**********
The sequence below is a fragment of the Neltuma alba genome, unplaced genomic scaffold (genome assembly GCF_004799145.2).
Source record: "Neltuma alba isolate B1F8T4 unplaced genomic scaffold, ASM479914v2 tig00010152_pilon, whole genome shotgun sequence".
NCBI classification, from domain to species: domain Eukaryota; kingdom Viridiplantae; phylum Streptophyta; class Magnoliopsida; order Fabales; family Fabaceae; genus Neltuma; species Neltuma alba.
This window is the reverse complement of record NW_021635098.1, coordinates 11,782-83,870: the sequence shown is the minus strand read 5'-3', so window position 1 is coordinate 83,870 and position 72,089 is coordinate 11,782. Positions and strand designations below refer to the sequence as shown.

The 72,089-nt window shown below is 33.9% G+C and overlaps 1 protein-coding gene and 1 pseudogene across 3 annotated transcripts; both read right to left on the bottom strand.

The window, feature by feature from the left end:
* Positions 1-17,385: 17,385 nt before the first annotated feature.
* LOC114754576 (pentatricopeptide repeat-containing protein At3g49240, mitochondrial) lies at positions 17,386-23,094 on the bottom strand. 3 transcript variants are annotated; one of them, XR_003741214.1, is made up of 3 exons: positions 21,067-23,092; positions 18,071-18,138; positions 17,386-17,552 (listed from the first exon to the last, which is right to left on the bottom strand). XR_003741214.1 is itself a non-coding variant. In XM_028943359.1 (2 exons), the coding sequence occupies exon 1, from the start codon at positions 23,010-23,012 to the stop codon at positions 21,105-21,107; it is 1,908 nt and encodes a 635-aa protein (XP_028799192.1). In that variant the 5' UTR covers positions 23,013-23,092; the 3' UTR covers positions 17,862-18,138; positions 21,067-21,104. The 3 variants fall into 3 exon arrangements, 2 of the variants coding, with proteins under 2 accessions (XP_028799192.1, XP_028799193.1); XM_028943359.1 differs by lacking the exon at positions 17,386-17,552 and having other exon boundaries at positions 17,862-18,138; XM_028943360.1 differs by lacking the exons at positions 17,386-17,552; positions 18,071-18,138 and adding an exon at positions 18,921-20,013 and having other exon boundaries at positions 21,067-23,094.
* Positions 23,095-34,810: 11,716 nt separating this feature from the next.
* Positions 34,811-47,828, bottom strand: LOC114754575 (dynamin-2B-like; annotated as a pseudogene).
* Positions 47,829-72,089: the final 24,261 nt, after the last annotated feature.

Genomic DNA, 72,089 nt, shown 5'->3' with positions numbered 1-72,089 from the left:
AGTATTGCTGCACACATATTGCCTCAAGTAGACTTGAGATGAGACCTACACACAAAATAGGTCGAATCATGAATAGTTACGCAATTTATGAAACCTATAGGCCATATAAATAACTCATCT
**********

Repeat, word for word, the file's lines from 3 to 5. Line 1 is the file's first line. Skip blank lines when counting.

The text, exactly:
NCBI classification, from domain to species: domain Eukaryota; kingdom Viridiplantae; phylum Streptophyta; class Magnoliopsida; order Fabales; family Fabaceae; genus Neltuma; species Neltuma alba.
This window is the reverse complement of record NW_021635098.1, coordinates 11,782-83,870: the sequence shown is the minus strand read 5'-3', so window position 1 is coordinate 83,870 and position 72,089 is coordinate 11,782. Positions and strand designations below refer to the sequence as shown.

The 72,089-nt window shown below is 33.9% G+C and overlaps 1 protein-coding gene and 1 pseudogene across 3 annotated transcripts; both read right to left on the bottom strand.